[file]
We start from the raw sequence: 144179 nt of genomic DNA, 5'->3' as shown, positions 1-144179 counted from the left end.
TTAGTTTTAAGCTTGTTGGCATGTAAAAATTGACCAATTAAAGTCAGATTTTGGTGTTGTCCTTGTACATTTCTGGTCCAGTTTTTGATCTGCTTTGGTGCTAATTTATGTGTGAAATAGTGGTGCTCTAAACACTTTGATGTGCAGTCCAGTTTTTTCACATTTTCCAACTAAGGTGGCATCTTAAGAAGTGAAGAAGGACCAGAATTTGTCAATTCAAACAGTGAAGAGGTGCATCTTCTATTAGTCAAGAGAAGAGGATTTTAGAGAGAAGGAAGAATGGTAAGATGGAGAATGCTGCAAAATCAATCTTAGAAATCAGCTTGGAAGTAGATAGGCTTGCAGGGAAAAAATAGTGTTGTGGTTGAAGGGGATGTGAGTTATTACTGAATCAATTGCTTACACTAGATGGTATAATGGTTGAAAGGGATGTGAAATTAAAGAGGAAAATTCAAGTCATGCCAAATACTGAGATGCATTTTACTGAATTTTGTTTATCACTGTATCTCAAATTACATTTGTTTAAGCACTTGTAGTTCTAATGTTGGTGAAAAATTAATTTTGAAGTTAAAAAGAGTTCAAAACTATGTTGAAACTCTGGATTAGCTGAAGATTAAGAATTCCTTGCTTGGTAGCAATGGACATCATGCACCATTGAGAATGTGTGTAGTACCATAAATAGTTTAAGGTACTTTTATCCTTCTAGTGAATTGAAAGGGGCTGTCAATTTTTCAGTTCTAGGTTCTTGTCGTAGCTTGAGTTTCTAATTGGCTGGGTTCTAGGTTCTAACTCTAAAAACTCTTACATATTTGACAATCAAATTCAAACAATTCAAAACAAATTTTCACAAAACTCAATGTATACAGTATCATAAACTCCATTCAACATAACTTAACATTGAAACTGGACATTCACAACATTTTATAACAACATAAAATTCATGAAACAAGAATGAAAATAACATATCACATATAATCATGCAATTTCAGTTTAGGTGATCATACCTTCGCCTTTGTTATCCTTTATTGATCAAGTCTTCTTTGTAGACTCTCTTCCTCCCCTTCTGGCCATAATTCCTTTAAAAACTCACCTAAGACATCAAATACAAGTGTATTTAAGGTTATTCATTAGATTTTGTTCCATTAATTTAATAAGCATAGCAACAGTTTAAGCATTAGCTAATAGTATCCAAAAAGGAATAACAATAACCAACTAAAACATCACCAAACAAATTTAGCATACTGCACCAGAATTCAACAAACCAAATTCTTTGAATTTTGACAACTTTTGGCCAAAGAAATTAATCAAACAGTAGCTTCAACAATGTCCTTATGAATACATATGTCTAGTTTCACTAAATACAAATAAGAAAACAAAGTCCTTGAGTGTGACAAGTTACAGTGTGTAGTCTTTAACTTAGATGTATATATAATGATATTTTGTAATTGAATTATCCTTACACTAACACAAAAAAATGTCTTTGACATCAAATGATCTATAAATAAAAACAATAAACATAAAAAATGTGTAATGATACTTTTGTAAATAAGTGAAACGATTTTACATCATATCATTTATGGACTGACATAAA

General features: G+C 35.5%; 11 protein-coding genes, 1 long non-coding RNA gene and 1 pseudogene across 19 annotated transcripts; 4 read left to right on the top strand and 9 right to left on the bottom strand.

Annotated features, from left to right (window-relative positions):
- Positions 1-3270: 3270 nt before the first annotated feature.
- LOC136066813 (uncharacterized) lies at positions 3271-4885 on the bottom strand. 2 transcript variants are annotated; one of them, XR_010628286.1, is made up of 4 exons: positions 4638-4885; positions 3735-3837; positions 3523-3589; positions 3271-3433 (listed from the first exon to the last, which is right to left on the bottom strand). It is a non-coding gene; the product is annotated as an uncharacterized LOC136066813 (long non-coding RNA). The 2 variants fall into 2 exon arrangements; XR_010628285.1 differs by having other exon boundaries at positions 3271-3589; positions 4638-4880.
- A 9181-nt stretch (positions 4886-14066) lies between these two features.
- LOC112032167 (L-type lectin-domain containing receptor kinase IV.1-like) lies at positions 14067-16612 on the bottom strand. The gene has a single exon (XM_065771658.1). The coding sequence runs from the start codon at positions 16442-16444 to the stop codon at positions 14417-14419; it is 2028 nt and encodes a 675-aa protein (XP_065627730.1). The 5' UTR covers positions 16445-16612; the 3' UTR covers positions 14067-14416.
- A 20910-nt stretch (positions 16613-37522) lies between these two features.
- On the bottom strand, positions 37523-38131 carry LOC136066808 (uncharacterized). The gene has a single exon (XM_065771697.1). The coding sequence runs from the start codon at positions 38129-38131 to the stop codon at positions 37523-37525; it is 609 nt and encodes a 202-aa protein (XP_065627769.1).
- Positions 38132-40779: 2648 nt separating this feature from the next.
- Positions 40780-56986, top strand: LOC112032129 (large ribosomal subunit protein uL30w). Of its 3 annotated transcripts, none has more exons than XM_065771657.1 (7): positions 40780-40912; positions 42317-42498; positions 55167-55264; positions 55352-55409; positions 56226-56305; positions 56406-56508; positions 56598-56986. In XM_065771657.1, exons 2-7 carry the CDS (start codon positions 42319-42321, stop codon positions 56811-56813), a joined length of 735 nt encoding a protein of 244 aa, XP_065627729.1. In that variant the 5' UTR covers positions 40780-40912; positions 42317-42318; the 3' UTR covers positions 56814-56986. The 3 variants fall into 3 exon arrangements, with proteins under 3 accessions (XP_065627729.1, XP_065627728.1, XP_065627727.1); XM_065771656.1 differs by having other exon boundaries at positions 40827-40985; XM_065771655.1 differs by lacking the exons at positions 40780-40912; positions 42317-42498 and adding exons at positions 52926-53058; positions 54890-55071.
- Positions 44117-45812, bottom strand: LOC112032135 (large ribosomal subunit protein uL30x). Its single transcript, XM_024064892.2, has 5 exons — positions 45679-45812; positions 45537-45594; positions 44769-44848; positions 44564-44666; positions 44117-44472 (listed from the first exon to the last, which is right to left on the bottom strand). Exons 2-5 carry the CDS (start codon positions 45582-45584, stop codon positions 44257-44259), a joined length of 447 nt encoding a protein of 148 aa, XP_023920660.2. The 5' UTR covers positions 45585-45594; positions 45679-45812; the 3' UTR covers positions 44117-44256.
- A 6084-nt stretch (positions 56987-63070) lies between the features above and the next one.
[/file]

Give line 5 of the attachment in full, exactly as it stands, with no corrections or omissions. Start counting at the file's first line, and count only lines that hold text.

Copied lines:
- Positions 1-3270: 3270 nt before the first annotated feature.